August 1, 2013

Fair Value: Extraordinary Circumstances and the Discount for Lack of Marketability

Holland & Knight Shareholder Rights Blog
Michael J. Zdeb

Appraisal proceedings and shareholder disputes that involve court ordered buyouts will value the interest to be purchased at its "fair value." Fair value as the standard of value is a legal concept and generally different from the more familiar standard of value: fair market value.

Previewing all of the differences between the two standards of value can be a lengthy discussion. However, one of the primary differences is whether the determination and conclusion of value includes a discount for lack of a market for the interest. Since the market place values the ability to sell an interest and obtain liquidity, the lack of a market and ability to dispose of an interest brings with it a discount in the value. This discount is called the discount for lack of marketability or DLOM.

For example, if the court found that the tentative value of a minority shareholders interest was $100 a share, the application of the DLOM could result in that value being reduced by an amount that could range from 15% to 50%. Because of the dramatic effect of the DLOM, the potential application and amount is significant in any valuation proceeding. In fact, it could be one of the most important considerations in an appraisal proceeding.

Whether and how a court would consider the application of the DLOM is a matter of the law of the particular jurisdiction. A variety of answers exist, however, a frequently stated rule in several states (such as Arizona, Illinois, New Jersey and Minnesota as a few examples) is that the DLOM would be applied only in "extraordinary circumstances."

What constitutes "extraordinary circumstances" in these several jurisdictions has not been the subject of many court opinions. As a result, the occasion of an appellate decision discussing the application of it is note worthy. 

In an unpublished opinion, the appellate division of the Superior Court of New Jersey, applied the discount to a minority shareholder's interest where the minority was found to be the 'oppressing shareholder." Wisniewski v. Walsh, 2013 N.J.Super. Unpub (April 2013).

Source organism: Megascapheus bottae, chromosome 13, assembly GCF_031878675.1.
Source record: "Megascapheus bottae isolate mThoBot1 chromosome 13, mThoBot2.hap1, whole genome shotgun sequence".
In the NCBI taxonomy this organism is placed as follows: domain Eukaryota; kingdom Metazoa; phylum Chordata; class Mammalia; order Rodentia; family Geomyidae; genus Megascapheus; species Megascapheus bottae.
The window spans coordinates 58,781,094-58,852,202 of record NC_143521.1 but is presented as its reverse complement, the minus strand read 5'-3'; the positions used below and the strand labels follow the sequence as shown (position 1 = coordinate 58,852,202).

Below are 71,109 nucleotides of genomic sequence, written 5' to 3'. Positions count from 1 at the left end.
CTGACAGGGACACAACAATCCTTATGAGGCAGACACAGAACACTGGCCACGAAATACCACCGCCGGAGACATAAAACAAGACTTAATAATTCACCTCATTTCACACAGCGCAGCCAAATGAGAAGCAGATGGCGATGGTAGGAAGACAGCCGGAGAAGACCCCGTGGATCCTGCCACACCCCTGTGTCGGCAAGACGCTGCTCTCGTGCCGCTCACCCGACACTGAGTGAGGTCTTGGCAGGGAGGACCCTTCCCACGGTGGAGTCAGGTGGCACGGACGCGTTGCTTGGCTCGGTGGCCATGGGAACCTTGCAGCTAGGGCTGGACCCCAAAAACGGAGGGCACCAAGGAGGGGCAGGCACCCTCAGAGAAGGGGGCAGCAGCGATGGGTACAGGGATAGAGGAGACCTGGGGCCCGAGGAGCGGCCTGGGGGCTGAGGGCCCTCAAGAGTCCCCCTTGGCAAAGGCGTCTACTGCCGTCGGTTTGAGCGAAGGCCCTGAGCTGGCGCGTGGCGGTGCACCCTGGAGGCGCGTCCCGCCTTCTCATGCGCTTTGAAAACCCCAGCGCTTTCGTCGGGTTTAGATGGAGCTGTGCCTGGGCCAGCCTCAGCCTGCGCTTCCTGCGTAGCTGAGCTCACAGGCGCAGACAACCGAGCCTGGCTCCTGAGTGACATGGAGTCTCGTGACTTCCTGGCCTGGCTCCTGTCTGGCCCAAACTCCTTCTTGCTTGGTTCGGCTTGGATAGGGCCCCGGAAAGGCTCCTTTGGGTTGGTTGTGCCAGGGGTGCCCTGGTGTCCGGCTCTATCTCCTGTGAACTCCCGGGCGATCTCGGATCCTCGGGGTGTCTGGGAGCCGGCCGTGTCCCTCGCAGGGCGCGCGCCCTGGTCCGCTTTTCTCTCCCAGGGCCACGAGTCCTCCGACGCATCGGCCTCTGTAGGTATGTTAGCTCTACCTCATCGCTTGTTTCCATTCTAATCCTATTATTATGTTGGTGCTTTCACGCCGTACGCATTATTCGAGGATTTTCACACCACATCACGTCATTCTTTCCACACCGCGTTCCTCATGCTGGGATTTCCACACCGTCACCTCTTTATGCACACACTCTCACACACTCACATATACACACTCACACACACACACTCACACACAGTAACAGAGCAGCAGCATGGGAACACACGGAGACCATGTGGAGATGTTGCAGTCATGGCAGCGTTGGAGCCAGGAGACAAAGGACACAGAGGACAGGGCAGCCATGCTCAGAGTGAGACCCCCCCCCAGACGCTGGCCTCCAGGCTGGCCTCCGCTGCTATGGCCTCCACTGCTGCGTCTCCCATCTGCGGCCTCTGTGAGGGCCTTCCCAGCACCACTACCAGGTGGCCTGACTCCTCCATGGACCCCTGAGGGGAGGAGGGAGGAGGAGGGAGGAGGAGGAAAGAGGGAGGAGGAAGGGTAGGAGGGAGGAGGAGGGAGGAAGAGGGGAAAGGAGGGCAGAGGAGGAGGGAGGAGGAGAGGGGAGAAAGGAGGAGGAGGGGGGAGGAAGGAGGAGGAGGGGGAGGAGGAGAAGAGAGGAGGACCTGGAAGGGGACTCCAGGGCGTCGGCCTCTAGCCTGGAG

The case involved three siblings in multiple claims against each other. Eventually, original defendant brother, Norbert, was ordered to sell his interest to his sister. The third sibling, Frank, out of jail and by the time of the decision deceased, was found to have previously been the key person in the profitability of the business.

Rather than order Norbert to buy out Patricia, Norbert was ordered to sell out to her and Frank's estate.

As an important note, many assume that remedy against the "defendant" as the oppressing party is to be required to buy the innocent parties interest. However, the courts in oppression actions have equitable authority. That is, the court has the ability to fashion a remedy that it feels fits the circumstances. In this case, rather than ordering Norbert to buy, he was ordered to sell. Forcing Norbert to buy would have given him either a majority (if only buying Patricia's interest) or complete ownership (with both Patricia and Frank's interests).

With a valuable and growing enterprise, the court was not going to create a result that one sibling (the "oppressor") could gain the advantage of control and benefit from bad conduct. Especially true in this case where the estate was not claiming oppression and a buy-out remedy might otherwise have existed only in respect of Patricia's interest.

As for the DLOM, the court applied the marketability discount to Norbert's shares. The "extraordinary circumstance" was the fact that the oppressing shareholder was being forced to sell to the innocent shareholder, and not the other way around.

Not discounting Norbert's interest, the court felt it would have left the risk and cost of the lack of marketability on the "innocent" party. In effect, this would reward the oppressor with "the undiscounted proportional value" and left Patricia with the burden of any discount in a future sale.

Norbert was not allowed to avoid a DLOM that he might otherwise have faced in a sale of his interest to a third party.

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